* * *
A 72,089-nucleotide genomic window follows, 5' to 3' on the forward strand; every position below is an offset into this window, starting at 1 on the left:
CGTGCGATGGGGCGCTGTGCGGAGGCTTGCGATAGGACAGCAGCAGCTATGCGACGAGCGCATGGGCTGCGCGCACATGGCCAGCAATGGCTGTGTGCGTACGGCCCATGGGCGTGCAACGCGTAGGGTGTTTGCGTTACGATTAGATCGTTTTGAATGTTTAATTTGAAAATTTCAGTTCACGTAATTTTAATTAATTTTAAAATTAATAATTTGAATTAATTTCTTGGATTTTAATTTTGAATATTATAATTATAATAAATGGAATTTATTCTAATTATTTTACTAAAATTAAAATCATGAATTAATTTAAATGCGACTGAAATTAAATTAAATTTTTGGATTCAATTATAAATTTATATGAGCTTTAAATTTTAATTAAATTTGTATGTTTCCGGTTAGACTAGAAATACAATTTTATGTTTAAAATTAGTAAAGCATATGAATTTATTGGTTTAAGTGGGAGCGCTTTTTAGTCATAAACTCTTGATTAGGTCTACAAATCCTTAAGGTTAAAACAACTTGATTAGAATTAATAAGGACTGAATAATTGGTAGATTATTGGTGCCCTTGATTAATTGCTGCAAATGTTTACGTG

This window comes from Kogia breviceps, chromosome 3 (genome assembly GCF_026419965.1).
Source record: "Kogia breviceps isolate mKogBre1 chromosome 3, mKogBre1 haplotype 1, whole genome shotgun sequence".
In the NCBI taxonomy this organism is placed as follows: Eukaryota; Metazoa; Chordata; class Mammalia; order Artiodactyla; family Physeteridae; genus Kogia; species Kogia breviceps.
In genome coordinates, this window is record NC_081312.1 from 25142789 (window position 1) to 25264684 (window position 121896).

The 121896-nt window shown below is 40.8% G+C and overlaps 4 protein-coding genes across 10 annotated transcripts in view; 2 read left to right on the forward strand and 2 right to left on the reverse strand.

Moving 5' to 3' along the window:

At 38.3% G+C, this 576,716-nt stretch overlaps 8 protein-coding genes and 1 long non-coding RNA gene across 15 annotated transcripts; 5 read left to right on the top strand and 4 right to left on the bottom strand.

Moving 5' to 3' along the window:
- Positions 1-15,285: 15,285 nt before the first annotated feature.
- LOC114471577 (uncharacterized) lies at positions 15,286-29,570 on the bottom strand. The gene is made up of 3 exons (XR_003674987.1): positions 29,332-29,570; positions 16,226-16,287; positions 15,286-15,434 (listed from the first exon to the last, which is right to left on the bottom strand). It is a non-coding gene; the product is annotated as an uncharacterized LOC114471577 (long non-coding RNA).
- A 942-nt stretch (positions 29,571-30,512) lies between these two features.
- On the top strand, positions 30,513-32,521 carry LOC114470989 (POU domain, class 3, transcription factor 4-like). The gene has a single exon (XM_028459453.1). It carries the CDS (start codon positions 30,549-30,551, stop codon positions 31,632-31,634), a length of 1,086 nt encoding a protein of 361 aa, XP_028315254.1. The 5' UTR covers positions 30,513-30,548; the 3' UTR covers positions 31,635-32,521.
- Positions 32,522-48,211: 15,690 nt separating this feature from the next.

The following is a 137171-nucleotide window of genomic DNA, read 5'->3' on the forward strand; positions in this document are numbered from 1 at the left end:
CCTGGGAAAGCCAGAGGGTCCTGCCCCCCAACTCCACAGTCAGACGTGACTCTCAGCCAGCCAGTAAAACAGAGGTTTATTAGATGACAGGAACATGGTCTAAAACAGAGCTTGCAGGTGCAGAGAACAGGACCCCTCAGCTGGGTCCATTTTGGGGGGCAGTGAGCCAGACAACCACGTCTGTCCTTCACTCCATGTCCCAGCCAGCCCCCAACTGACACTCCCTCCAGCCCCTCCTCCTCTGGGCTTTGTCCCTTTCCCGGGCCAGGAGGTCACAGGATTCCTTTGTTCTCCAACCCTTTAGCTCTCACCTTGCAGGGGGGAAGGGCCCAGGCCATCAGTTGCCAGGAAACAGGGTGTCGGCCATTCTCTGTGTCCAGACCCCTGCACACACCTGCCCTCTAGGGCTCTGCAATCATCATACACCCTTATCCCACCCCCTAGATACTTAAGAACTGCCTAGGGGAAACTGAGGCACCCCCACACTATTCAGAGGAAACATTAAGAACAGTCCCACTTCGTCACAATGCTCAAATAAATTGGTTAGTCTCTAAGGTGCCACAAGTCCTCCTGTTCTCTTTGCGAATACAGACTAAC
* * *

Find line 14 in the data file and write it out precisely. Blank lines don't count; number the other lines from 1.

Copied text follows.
- On the top strand, positions 30,513-32,521 carry LOC114470989 (POU domain, class 3, transcription factor 4-like). The gene has a single exon (XM_028459453.1). It carries the CDS (start codon positions 30,549-30,551, stop codon positions 31,632-31,634), a length of 1,086 nt encoding a protein of 361 aa, XP_028315254.1. The 5' UTR covers positions 30,513-30,548; the 3' UTR covers positions 31,635-32,521.